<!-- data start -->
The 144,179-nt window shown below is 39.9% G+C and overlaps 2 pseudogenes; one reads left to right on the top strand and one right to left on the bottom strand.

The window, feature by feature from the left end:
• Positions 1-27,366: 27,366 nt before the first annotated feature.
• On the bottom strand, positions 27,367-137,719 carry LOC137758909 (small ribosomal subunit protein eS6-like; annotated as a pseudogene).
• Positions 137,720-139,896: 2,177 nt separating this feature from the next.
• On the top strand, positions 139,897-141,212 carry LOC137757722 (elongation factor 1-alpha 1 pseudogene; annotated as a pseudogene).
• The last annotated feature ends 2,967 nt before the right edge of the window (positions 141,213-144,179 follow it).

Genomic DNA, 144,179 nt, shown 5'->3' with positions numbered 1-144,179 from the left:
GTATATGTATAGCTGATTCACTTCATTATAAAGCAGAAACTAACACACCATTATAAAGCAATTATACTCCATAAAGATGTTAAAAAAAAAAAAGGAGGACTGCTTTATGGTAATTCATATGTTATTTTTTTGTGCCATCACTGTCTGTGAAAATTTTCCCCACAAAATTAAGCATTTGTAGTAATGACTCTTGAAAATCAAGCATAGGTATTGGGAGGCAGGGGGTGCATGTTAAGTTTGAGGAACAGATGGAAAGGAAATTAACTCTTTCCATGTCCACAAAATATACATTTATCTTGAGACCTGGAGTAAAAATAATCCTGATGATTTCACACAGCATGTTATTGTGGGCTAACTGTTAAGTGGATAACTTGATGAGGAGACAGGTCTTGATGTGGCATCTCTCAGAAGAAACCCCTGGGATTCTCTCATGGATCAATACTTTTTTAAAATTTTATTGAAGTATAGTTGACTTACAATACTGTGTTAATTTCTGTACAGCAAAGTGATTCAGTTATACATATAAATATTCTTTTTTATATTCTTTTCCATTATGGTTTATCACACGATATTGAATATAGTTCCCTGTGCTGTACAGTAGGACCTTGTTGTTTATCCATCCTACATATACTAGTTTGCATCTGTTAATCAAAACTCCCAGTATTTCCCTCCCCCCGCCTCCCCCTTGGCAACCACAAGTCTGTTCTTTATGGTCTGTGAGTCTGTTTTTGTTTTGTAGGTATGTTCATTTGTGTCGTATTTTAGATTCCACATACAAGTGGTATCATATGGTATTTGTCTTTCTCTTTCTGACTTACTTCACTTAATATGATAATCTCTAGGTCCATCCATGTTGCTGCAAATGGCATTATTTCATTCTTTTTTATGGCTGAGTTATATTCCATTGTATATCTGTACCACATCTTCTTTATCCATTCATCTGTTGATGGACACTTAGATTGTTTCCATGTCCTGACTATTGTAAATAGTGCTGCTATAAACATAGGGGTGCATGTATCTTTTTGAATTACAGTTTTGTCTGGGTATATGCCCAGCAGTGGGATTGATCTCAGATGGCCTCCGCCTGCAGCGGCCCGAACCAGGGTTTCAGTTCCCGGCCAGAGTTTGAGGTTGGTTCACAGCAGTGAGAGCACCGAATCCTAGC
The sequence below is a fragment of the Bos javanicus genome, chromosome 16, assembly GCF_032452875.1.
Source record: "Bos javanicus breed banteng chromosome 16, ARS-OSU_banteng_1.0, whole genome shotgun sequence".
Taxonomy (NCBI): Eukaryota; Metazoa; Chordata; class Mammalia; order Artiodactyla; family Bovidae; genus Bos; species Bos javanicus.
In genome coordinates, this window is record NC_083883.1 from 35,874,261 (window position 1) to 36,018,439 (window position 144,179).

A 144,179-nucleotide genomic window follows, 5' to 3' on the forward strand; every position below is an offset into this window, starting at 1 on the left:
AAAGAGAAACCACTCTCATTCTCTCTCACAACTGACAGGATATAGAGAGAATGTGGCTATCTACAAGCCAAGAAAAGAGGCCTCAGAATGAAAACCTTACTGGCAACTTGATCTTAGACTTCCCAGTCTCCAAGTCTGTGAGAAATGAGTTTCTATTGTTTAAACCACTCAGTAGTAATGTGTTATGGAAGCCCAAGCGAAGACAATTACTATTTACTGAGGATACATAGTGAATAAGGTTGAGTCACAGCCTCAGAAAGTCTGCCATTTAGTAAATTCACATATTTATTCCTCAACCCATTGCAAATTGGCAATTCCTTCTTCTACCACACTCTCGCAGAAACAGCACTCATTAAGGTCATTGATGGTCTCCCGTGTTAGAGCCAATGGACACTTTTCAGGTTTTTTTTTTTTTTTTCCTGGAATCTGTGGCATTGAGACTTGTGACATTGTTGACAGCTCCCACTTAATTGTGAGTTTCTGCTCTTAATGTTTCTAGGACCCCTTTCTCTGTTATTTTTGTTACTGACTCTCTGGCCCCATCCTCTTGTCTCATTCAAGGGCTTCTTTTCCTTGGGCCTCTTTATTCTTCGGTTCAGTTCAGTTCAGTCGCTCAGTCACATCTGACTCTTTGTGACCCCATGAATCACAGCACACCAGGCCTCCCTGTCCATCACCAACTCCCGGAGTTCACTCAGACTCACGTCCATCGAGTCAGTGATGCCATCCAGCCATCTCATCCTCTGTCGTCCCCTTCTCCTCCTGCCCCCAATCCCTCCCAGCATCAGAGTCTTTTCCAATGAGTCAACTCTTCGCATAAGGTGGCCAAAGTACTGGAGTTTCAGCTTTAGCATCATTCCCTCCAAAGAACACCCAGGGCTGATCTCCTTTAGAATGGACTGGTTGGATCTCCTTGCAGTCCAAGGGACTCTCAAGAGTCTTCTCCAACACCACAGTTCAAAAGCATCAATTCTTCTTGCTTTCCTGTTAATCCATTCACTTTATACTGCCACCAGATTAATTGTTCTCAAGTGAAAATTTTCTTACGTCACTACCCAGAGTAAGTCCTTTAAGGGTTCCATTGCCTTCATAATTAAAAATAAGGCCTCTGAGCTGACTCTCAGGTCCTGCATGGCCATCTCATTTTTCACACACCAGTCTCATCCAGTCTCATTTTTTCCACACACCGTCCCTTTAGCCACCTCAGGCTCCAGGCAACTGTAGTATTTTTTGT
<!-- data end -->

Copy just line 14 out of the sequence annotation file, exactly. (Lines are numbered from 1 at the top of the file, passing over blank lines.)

A 144,179-nucleotide genomic window follows, 5' to 3' on the forward strand; every position below is an offset into this window, starting at 1 on the left: